27 September 2013


Lyon has an efficient and modern public transport network of underground, tram and bus lines. It also has an excellent city bike scheme, Vélo'v, which has been in operation since 2005 as a public-private partnership between the city and advertising company JCDecaux, with 350 hiring stations throughout the city and some 3000 bicycles which you can rent for just €1.50 for 24 hours (provided you change bicycles every 30 minutes). 

Transport operator TCL also has an extremely handy iPhone app which not only calculates journey times on public transport from any point in the city, but provides real-time information about where Vélo'v stations are located and - more importantly - how many bicycles and bike parking spaces are available at each.

But the real people-mover in Lyon in the literal sense of the word is the humble scooter, or trotinette, as it is known in French. Light, portable, collapsible and practical, the scooter has become far more than a children's plaything on the streets of Lyon.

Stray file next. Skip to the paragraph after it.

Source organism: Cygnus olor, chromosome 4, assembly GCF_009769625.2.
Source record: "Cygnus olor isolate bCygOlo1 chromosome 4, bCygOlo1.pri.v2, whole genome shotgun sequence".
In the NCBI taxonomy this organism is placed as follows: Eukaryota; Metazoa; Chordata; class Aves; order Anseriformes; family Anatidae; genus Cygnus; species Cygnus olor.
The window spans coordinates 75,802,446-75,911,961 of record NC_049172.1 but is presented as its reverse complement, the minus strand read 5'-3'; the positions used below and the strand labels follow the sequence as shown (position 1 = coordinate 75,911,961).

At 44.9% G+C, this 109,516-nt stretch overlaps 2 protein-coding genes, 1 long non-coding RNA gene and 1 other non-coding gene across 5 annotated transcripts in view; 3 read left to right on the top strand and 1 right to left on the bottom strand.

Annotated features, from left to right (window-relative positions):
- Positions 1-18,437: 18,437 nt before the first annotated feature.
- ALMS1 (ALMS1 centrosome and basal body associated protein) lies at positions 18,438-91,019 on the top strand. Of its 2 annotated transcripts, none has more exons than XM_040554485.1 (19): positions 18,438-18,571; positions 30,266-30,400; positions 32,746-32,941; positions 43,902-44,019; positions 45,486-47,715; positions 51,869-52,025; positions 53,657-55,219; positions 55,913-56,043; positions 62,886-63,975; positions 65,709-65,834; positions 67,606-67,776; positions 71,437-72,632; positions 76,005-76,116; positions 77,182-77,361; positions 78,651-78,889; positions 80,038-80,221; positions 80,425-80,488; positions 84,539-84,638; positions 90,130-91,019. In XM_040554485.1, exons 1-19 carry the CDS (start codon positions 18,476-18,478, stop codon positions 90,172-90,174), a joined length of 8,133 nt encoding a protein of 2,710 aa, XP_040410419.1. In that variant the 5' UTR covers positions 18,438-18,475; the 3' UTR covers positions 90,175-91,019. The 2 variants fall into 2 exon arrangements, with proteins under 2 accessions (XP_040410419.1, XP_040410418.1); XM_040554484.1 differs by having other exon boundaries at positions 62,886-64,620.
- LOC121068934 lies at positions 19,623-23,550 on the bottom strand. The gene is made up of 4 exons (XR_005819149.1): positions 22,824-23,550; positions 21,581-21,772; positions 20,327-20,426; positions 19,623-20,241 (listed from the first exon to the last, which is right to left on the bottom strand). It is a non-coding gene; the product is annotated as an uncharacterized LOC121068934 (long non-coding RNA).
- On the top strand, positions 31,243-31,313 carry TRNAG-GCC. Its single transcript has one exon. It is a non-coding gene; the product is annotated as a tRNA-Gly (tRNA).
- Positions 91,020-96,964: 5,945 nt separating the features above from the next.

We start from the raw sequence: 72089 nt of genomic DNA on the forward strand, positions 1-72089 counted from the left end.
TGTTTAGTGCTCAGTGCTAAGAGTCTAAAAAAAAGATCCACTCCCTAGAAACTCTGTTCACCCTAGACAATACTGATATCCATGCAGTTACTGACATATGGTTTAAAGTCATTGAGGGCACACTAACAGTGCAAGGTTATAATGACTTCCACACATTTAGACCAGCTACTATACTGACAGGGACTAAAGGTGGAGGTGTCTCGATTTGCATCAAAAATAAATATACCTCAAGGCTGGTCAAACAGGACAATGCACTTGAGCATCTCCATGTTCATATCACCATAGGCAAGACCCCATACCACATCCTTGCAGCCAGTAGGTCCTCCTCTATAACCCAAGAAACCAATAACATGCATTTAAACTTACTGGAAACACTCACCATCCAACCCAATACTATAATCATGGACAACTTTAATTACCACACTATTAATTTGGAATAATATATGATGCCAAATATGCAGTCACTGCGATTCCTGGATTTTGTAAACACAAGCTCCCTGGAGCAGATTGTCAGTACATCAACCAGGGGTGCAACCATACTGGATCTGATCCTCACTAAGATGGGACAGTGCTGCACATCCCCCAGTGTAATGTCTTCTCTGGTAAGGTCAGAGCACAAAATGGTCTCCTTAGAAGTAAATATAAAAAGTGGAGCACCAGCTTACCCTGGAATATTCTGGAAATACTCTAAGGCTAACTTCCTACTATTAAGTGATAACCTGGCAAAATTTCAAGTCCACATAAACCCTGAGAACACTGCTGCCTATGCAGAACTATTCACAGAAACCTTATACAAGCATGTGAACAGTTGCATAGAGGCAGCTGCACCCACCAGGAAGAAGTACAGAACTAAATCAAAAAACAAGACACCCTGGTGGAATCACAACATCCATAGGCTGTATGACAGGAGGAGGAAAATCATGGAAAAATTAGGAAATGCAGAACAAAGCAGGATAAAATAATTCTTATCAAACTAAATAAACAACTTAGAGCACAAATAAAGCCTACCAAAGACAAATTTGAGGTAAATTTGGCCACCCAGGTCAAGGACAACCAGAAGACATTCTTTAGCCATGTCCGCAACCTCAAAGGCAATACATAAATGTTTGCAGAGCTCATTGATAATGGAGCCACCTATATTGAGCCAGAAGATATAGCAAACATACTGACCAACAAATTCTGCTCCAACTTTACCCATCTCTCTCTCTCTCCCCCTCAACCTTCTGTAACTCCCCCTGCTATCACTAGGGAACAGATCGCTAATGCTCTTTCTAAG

Not just for the young
Commuters use them to travel between home and the underground or between their parking space and the office. Mothers scooter to the baker or market with their children following duckling-like à la queue leu leu, and entire families scooter to the park. We've seen a father bringing his two young children to crêche perched on the front of his scooter, an elderly man collecting his grandchild on a scooter, and even a baby seat retrofitted to the handlebars of one.
Of course children also use scooters to get to and from school, not least since they can travel in the relative safety of the pavement rather than on the road, as they would be required to do on a bicycle.

Indeed so many pupils trotine on a daily basis that during a visit to a local school I was amazed to discover a large wooden box near the front door filled to overflowing with some 40 or 50 scooters.

Asking for trouble
Retailers have been quick to capitalize on this trend. Bike shops and even supermarkets sell them, while the sports superstore Decathlon stocks an impressive range of two- and three-wheeled scooters for adults and children alike, ranging from the mundane - with or without handlebars - to luxury models featuring air-filled tyres, lights, built-in locks and shock absorbers.

Unfortunately you'll always find someone who takes a good idea too far. The other day I saw a man nonchalantly scootering along the road with a baguette sticking out of the rucksack on his back and a baby sticking out of the carrier strapped to his chest.

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